Hydraulic shears are another recent innovation. This method is effective on ashe juniper trees because they do not resprout.
Hand grubbing and hand cutting are effective juniper removal methods. Seedlings and saplings up to 28 inches tall can be hand grubbed easily and economically when soils are moist and not too rocky. Follow-up treatments will be needed every 6 to 8 years, and must be applied before junipers reach reproductive maturity to reduce seed production.
Broadcast herbicide treatments are not available for juniper management. However, it is feasible to treat individual plants with herbicides if plant density is low (up to about 300 plants per acre) and plants are no taller than 3 feet.Two approaches for individual plant treatment are available (see L-5160,“Brush Busters: How to Master Cedar,” Texas AgriLife Extension Service). One method is to apply an undiluted herbicide, hexazinone liquid or pellets, to the ground near the stems of trees to be controlled. Because this herbicide is nonspecific for juniper, you must be careful to keep it away from desirable tree species. The second method is a leaf-spray containing 1% picloram. Plant size is critical when using the leaf-spray, as cost doubles with each foot of increase in seedling or sapling height.
Prescribed burning is an effective tool for juniper management. It is most effective in controlling initial juniper invasions and as a followup practice. One system that has been effective is to use roller chopping or 2-way chaining on ashe juniper to stimulate grass production, and follow that with a prescribed burn.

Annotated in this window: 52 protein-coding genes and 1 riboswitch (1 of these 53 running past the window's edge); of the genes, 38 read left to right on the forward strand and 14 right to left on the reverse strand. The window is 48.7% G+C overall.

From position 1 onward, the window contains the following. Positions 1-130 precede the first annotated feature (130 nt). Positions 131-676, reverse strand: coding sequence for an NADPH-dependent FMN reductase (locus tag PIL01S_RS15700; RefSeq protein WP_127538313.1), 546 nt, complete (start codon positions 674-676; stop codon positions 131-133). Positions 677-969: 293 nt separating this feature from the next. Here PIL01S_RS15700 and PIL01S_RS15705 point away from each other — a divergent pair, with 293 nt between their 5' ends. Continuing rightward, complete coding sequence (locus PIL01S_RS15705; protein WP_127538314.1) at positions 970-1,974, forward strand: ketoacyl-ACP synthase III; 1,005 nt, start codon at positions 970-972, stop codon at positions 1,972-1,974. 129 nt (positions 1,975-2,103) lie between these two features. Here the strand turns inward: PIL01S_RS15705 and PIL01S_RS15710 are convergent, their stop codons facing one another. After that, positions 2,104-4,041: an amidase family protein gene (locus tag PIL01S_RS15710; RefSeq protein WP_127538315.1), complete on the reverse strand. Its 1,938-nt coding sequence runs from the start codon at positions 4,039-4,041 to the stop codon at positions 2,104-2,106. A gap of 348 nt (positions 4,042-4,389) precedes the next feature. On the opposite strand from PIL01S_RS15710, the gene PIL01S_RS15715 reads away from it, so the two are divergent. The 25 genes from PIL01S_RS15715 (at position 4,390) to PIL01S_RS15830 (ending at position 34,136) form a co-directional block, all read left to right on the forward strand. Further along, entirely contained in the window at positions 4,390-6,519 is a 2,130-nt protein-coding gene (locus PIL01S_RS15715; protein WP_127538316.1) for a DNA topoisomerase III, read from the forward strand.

Properly timed fires extend the effectiveness of expensive mechanical treatments.The first follow-up burn probably should be used 3 to 5 years following a treatment such as chaining, tree dozing, or roller chopping. Subsequent burns usually can be conducted on an 8- to 10-year cycle. Burning cycles on lowland sites with deep soils will be shorter because growth rates are faster.
Ashe juniper should be burned when it is less than 4 feet tall. Redberry should be burned before the bud zone becomes covered by soil at 8 to 12 years of age.This corresponds to an upland tree height of 18 to 24 inches. Trees on deep soils may be 25 to 37 inches tall at this age.
Fine fuel loads are important for successful prescribed burns.A minimum of 2,000 pounds per acre of dry grass is needed in bunchgrasses such as little bluestem. Burns can be successful with as little as 1,000 pounds per acre of sodgrasses such as buffalograss or common curley mesquite.
With adequate fuel loads, expected plant kill is high. For ashe juniper less than 4 feet tall, control should be nearly complete.About 70 percent of redberry juniper with bud zones not yet covered by soil have been killed by fires.
Prescribed burning increases the potential for soil erosion for 9 to 15 months on moderate slopes and for 15 to 30 months on steep slopes. Grazing must be deferred before a burn to build the fuel load, and afterward to prevent the overuse of palatable grasses.